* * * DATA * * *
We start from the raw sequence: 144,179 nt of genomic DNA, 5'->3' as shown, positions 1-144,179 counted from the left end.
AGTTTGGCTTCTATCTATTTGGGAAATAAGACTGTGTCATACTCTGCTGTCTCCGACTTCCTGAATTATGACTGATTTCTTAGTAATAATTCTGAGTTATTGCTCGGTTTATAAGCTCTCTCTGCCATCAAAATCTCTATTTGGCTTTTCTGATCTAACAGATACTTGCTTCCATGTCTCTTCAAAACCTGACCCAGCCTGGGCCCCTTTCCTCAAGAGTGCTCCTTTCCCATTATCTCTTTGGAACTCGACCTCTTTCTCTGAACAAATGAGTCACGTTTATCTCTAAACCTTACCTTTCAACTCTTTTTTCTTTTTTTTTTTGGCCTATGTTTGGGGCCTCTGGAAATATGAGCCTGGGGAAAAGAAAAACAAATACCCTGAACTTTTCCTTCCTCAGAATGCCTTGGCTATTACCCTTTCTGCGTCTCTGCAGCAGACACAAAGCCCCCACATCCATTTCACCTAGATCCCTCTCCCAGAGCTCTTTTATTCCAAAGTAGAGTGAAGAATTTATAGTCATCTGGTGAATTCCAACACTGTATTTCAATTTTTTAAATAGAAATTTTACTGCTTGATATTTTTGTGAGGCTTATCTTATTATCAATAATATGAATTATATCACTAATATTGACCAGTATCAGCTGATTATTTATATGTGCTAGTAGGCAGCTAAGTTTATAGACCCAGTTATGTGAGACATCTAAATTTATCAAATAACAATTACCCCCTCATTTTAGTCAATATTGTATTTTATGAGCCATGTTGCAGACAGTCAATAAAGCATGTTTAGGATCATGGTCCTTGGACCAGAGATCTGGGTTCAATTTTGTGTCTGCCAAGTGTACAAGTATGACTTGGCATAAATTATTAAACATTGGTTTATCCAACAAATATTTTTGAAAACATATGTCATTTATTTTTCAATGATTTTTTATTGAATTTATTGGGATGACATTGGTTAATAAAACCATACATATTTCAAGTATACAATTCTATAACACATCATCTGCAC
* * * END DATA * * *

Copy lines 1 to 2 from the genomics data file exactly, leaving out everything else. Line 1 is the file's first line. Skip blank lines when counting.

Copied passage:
We start from the raw sequence: 144,179 nt of genomic DNA, 5'->3' as shown, positions 1-144,179 counted from the left end.
AGTTTGGCTTCTATCTATTTGGGAAATAAGACTGTGTCATACTCTGCTGTCTCCGACTTCCTGAATTATGACTGATTTCTTAGTAATAATTCTGAGTTATTGCTCGGTTTATAAGCTCTCTCTGCCATCAAAATCTCTATTTGGCTTTTCTGATCTAACAGATACTTGCTTCCATGTCTCTTCAAAACCTGACCCAGCCTGGGCCCCTTTCCTCAAGAGTGCTCCTTTCCCATTATCTCTTTGGAACTCGACCTCTTTCTCTGAACAAATGAGTCACGTTTATCTCTAAACCTTACCTTTCAACTCTTTTTTCTTTTTTTTTTTGGCCTATGTTTGGGGCCTCTGGAAATATGAGCCTGGGGAAAAGAAAAACAAATACCCTGAACTTTTCCTTCCTCAGAATGCCTTGGCTATTACCCTTTCTGCGTCTCTGCAGCAGACACAAAGCCCCCACATCCATTTCACCTAGATCCCTCTCCCAGAGCTCTTTTATTCCAAAGTAGAGTGAAGAATTTATAGTCATCTGGTGAATTCCAACACTGTATTTCAATTTTTTAAATAGAAATTTTACTGCTTGATATTTTTGTGAGGCTTATCTTATTATCAATAATATGAATTATATCACTAATATTGACCAGTATCAGCTGATTATTTATATGTGCTAGTAGGCAGCTAAGTTTATAGACCCAGTTATGTGAGACATCTAAATTTATCAAATAACAATTACCCCCTCATTTTAGTCAATATTGTATTTTATGAGCCATGTTGCAGACAGTCAATAAAGCATGTTTAGGATCATGGTCCTTGGACCAGAGATCTGGGTTCAATTTTGTGTCTGCCAAGTGTACAAGTATGACTTGGCATAAATTATTAAACATTGGTTTATCCAACAAATATTTTTGAAAACATATGTCATTTATTTTTCAATGATTTTTTATTGAATTTATTGGGATGACATTGGTTAATAAAACCATACATATTTCAAGTATACAATTCTATAACACATCATCTGCAC